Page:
It’s a fact that few of the graduates from the various excellent boat building colleges leave having built an entire boat. They may have scarphed the stem, put in a garboard (just one mind you) riveted the third strake, and done a bit of caulking, but a whole boat? Nah. They will have learnt a great deal about sharpening tools (I’m still learning by trial and error) and received a thorough grounding in a variety of techniques, most of which they will find useful one day. If they also learn the value of speed and adequate accuracy, and basic accounting practices, then the course fee would have been worthwhile. They may even find employment.
That sounds meaner than it’s meant to sound. I envy those who learnt at leisure, under the guidance of an old fellow in brown overalls with the patience of a saint. You’ll know that my experience was gained in a year at a working yard, with deadlines to meet, and yes, I did build a boat, a 15ft clinker dinghy after four months, and had planked up an 18ft Norwegian boat by the time they threw me out.
I count myself fortunate; I can’t imagine what it’s like to put up the port garboard and hand over the starboard side to someone else. Mark Stockl, under whose benign influence I spent my time at the yard, swore by one man one boat. “Then you’ve only yourself to blame,” he said. All those check shirted blokes (and a token woman) in advertisements promoting American boat building colleges, crowding round that up-turned hull, one holding a brace and bit, the other a screw, the other a clamp... I’d go bonkers with claustrophobia.
It is amazing what you can achieve working alone. My friend Tim, who left the yard soon after me to build a plank on frame cutter, hung the 35ft larch planks by himself. If there’s any discrepancy between port and starboard, which I doubt, it’s at least symmetrical. A helping hand is often welcome when it’s tme to rove up those last few; many hands when it comes to turning over a hull. Between times, just leave me alone.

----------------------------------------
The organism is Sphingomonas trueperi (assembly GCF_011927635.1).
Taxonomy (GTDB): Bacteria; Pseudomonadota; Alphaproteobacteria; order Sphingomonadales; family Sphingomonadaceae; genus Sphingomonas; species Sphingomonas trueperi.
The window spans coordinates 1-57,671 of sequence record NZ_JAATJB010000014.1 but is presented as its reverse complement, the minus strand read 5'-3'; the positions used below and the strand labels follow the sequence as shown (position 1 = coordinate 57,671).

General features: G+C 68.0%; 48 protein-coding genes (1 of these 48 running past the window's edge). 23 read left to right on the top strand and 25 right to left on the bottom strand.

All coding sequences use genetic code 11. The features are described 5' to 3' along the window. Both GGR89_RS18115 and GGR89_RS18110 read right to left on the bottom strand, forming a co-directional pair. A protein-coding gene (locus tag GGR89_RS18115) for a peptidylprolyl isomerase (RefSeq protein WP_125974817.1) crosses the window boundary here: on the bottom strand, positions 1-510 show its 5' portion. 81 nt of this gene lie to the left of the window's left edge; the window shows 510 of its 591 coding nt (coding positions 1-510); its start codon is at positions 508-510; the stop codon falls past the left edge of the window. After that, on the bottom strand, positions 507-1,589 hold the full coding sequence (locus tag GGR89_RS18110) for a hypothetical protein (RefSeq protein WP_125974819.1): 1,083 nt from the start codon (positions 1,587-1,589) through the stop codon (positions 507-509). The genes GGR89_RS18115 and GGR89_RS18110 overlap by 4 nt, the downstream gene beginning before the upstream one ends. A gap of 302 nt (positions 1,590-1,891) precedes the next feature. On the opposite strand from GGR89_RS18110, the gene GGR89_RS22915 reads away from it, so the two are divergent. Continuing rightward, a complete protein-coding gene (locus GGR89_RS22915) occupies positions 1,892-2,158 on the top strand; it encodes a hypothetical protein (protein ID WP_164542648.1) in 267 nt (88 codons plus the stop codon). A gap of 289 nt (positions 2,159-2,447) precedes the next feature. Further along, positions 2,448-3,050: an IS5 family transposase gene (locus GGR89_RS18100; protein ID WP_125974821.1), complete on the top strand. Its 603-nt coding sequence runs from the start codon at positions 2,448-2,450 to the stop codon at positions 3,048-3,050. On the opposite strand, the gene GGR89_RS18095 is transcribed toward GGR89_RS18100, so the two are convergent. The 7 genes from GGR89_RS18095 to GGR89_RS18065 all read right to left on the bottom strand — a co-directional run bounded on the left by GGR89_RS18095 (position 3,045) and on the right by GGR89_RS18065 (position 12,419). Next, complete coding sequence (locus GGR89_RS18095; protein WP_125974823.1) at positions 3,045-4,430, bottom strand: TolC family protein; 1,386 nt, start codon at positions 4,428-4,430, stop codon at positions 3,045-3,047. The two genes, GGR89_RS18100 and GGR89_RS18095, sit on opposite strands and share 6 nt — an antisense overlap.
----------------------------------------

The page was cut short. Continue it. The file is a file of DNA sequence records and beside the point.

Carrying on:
The little clinker boat I’m building at the moment is a case in point. I don’t need any help. The fourth plank on the starboard side is beginning to stray from the mould. So I’ll have to watch it, maybe bring the opposite number out a touch to balance. It’s my problem, and noone else’s. There’s no explanation needed to a third party.
It also helps that the overall length of the boat is just 45in. She’s a proper boat in every way: scarphed backbone, 3/16th larch planking, riveted, steamed oak frames, stem rabbet, proper jerrolds or gains, mahogany transom. It’s proved an invaluable refresher course in clinker building, enabling me to hone my accuracy to a high degree. And there’s no hefting huge planks around. At 45in or so, they can be got out of scraps, and resawn to give book matched pairs. I can put up four planks on a good day. The whole project will take no more than two weeks.
So I recommend boat building in miniature to all principals at our burgeoning boat building colleges. It enables students to build an entire boat for one thing. And if they expect to have grandchildren, as the owner who commissioned my boat does, then she’ll make a fine cradle for a future boat builder. Those formative months curled up inside a clinker boat will afford ample time to study the subtleties of planking. The eye for a fair line should stay with the little mites for a lifetime.